I had won a weekend holiday in Queenstown (a tourist trap for kiwis and plenty of overseas tourists).  My boyfriend, D and I chose this particular weekend to take the trip because it had been my birthday during the past week, we had just got engaged the weekend before, and we both needed a break.  Over the past couple of months I had Glandular Fever (mononucleosis) and was still feeling pretty fatigued.  A weekend away (from Auckland where we were living then) was just what was needed.

The weekend started okay.  We flew to Queenstown and picked up a rental car.  We were feeling pretty lucky to have won this weekend because money was tight and it’s not something we could have afforded.  I had been off work for about six weeks and was only back part-time.

But life was pretty good.  I was a career girl in a job I loved, I had shifted to Auckland the year before and so had finally escaped the stalkers who had plagued my life.  I had good friends.  I owned my own home,  I was a committed Christian who was at church twice on Sundays, and most of all I loved the lifestyle I had.  But wow!  How life can change?  Twenty years on and I am a completely different person.

Back to our weekend away, I wasn’t really aware of anything but at one point D said to me that I had been really negative all day.  It wasn’t about anything specific, just everything.  I hadn’t realised but now that he mentioned it, I started to realise he was right.  So I stopped talking.  That seemed like the best way (at the time) to fix the problem but by the end of the day everything had got too much and we were back in our hotel room, me bawling on the bed.  For hours.  Once I started, I couldn’t stop.

D had no idea what was wrong, or even why I was crying.  Neither did I, really.  I just knew my life had crashed somehow and I couldn’t stop crying.  The glass in the mirror had shattered, and somehow I knew I couldn’t put it back together again.

And so began 20 years of mental illness.  It seemed my mental health had got on a plane to Queenstown, but didn’t come back.  First, I was diagnosed with Depression and Post Traumatic Stress Disorder (PTSD).  Next, those two triggered Anorexia and that became a whole different ball game as not only my mental health but my physical health was under fire.  Much later came the diagnosis of Borderline Personality Disorder (BPD) and Adult Attachment Disorder.  It seemed like once it started, there was no stopping it.

As I said earlier, up until that weekend it seemed like I had life together.  Sure, bad things had happened in my life but I had held myself together and survived.  The thought that I would dive into the mental illness pond was the furthest thing from my mind.  It wasn’t anything anyone else seemed to expect for me either. My parents had only recently given me a birthday card which said “for the woman who has everything“.  I never thought of myself that way, but life was pretty good at that stage.  I assumed it would just go on that way.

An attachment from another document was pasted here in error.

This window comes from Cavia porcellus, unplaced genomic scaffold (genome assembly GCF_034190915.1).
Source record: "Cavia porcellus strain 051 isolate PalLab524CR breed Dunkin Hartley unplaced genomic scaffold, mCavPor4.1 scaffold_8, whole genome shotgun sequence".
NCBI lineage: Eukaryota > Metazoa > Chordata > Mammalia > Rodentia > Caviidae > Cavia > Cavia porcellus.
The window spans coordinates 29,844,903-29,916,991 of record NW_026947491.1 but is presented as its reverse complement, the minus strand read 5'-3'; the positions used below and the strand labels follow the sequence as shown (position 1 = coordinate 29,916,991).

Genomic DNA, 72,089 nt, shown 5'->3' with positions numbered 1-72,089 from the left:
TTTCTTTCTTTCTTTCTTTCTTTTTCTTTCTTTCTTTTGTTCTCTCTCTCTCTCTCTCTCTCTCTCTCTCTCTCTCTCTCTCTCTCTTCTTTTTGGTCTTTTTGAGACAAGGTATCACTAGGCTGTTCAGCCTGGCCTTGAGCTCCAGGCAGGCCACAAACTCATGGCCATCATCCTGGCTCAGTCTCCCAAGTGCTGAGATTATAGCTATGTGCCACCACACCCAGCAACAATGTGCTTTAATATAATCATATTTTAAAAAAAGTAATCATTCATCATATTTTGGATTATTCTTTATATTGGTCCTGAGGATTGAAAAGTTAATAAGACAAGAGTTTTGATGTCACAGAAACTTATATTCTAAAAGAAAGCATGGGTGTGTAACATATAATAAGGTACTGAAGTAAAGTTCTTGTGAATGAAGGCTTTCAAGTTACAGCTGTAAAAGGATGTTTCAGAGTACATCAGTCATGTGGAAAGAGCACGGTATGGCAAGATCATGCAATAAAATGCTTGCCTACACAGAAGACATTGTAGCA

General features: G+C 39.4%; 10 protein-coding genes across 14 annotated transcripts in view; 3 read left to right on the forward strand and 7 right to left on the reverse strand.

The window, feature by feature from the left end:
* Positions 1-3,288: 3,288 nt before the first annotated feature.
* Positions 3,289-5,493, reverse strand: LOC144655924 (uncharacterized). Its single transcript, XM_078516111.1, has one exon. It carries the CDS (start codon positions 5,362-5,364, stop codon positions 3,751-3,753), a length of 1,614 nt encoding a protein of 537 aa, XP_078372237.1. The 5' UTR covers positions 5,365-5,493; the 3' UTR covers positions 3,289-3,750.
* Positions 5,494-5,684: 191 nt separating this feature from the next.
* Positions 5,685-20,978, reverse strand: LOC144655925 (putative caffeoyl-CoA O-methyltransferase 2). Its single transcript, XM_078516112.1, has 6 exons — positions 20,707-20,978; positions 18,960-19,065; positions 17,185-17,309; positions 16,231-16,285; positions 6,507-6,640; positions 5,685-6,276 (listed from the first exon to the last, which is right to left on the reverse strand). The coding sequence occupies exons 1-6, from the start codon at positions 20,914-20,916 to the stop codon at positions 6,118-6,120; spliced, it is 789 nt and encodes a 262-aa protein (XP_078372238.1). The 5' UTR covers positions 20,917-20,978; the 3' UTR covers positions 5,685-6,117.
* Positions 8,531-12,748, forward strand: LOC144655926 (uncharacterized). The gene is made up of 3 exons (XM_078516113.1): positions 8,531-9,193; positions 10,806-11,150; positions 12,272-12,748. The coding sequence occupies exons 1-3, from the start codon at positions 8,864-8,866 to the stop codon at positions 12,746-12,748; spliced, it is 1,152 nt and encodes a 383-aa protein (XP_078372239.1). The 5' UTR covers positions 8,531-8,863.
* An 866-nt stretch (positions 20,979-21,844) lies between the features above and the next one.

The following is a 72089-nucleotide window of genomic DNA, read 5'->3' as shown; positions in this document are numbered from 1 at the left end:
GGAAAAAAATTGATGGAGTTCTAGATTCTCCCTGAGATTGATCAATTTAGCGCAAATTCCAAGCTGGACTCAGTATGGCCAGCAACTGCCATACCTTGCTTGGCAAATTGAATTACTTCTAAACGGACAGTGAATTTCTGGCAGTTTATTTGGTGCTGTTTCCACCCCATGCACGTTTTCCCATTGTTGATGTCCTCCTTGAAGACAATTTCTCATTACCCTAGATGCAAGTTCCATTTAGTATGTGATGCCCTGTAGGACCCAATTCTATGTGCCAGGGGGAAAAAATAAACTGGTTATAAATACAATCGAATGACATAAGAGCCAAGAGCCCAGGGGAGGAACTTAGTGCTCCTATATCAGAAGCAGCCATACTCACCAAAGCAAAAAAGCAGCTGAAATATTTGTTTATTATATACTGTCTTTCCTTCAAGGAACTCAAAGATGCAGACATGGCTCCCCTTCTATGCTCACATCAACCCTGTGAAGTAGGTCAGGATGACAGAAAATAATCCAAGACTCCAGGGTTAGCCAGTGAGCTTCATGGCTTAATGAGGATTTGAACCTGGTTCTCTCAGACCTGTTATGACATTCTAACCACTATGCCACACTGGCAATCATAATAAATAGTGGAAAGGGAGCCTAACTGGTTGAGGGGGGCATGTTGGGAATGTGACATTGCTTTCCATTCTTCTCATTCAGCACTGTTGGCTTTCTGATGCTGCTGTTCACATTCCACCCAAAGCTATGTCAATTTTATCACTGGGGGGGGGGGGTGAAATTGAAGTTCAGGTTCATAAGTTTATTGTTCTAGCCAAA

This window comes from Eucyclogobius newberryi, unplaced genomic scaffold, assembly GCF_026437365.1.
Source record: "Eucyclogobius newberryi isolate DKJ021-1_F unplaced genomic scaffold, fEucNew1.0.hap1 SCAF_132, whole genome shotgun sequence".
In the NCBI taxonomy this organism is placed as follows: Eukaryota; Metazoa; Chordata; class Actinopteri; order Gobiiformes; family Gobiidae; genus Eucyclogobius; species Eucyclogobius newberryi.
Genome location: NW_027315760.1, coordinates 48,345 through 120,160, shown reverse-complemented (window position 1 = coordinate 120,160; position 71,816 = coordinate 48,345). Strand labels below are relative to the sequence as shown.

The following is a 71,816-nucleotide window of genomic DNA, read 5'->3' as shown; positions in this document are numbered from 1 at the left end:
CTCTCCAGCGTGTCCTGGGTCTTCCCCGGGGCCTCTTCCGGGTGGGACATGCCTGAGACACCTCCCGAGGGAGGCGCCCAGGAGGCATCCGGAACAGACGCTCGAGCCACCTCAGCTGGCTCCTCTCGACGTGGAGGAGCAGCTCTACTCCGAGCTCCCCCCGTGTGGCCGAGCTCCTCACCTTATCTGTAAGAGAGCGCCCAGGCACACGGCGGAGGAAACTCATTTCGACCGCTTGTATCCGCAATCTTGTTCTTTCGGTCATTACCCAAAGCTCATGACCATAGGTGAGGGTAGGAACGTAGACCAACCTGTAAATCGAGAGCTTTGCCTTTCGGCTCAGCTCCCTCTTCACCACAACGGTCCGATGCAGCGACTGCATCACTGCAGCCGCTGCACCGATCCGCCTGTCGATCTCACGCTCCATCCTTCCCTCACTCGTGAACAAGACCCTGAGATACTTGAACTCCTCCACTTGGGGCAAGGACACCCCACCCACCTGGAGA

But life has a way of surprising us, doesn’t it?  Really, I had a lot of things go wrong in my life and my strategy was to hold it all together, rather than deal with it.  The years of stalking had a price to pay, and now I know that when the trauma ends, that is the time the effects of it really hit.  Until then you’re just fighting for survival.  But I could finally relax.  Perhaps it was finally safe to let go and cry. But then I couldn’t stop.

I remember in the early days reading a book about a woman who had depression for two years.  I was appalled by the idea of two years of this hell.  I couldn’t consider I might be depressed for months, let alone years.

Contrary to popular opinion I don’t believe that everything happens for a reason.  I also don’t believe that, as I was taught as a child, I should be thankful for all things.  What I do believe though is that I can learn from all things.  I have learnt many things across that twenty years.  I have learnt that kindness and compassion extend to all people, regardless of who or what they are.

I’ve learnt a lot of things I’d rather not have learnt too.  But that’s how life goes.  We don’t always get to pick and choose.  I’ve seen a lot of things I’d rather not have seen.  I wouldn’t choose this route.  I would never choose mental illness over health and life, but having gone down that route I choose to let it be.

I finish with this thought.  For a (very) long time I wished for my life back.  I wished for a return to the ‘old days’.  I know that’s not going to happen now.  This is my life as it is.  That old life is gone and wouldn’t be relevant to me now anyway.  I went to Queenstown as one person, and came back as another.  If twenty years of mental illness has taught me one thing it’s to live one day at a time and accept what I have.  I won’t always have the answers to why, but I can just let it be.

“An infinite question is often destroyed by finite answers…To define everything is to annihilate much that gives us laughter and joy…If I try self consciously to become a person, I will never be one. The most real people, those who are able to forget their selfish selves, who have true compassion, are usually the most distinct individuals” 

― Madeleine L’Engle, A Circle of Quiet

I’ve Joined Canvas

I’m really happy to tell you that I have joined a great group of writers at A Canvas Of The Minds, a site used to write about  mental health, through different voices and different perspectives.  I’m going to use my voice to share one more perspective.

I will be writing different material for my Canvas posts, but will share with you the link when I do, so that you have the opportunity to read it too.

My first post (posted today), is about why I choose to blog using my real name rather than a pseudonym.  I know that’s quite different than a lot of bloggers.  I’m sure you’ll find it interesting and…  You’ll find it here.

“I am looking for someone to share in an adventure that I am arranging, and it’s very difficult to find anyone.’ 
I should think so — in these parts! We are plain quiet folk and have no use for adventures. Nasty disturbing uncomfortable things! Make you late for dinner!” 

― J.R.R. Tolkien, The Hobbit